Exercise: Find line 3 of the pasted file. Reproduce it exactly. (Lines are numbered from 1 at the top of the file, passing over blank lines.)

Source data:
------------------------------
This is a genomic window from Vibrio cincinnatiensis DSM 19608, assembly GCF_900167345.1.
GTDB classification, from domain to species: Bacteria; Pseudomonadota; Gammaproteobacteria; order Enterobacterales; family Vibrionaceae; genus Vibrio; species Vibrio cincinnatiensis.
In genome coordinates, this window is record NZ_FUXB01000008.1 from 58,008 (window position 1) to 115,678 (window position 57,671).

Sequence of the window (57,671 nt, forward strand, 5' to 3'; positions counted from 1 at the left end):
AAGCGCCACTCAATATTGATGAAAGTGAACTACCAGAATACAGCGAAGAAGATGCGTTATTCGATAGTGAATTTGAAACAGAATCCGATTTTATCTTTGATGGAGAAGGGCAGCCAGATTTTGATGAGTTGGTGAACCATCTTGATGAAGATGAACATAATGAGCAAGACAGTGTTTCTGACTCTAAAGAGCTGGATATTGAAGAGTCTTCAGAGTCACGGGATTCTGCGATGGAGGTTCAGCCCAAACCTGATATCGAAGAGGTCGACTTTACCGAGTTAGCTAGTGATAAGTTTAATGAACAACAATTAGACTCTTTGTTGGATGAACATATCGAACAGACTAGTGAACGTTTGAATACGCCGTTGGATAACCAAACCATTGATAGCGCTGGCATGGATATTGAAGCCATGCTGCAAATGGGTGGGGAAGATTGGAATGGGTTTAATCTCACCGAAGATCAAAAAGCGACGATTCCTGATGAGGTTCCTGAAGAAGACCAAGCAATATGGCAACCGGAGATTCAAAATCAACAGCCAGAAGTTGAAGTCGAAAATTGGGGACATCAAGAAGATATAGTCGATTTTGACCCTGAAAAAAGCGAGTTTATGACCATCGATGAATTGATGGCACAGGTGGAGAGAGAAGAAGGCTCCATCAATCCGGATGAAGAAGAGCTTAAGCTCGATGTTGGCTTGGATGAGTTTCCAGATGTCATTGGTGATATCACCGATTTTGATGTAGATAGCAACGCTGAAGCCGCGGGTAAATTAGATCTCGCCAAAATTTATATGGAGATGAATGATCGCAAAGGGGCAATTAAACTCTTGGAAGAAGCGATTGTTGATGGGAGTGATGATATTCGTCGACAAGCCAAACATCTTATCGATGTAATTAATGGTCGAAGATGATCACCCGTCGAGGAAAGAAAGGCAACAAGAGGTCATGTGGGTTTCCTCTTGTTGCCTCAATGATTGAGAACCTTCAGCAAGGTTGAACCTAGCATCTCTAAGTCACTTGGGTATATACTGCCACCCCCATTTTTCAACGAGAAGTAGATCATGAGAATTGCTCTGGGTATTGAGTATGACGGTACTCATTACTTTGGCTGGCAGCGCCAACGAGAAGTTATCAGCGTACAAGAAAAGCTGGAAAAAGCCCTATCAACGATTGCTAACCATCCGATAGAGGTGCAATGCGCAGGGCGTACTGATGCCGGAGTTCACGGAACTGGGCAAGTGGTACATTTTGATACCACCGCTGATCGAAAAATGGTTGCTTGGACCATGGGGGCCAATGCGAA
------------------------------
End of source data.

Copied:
In genome coordinates, this window is record NZ_FUXB01000008.1 from 58,008 (window position 1) to 115,678 (window position 57,671).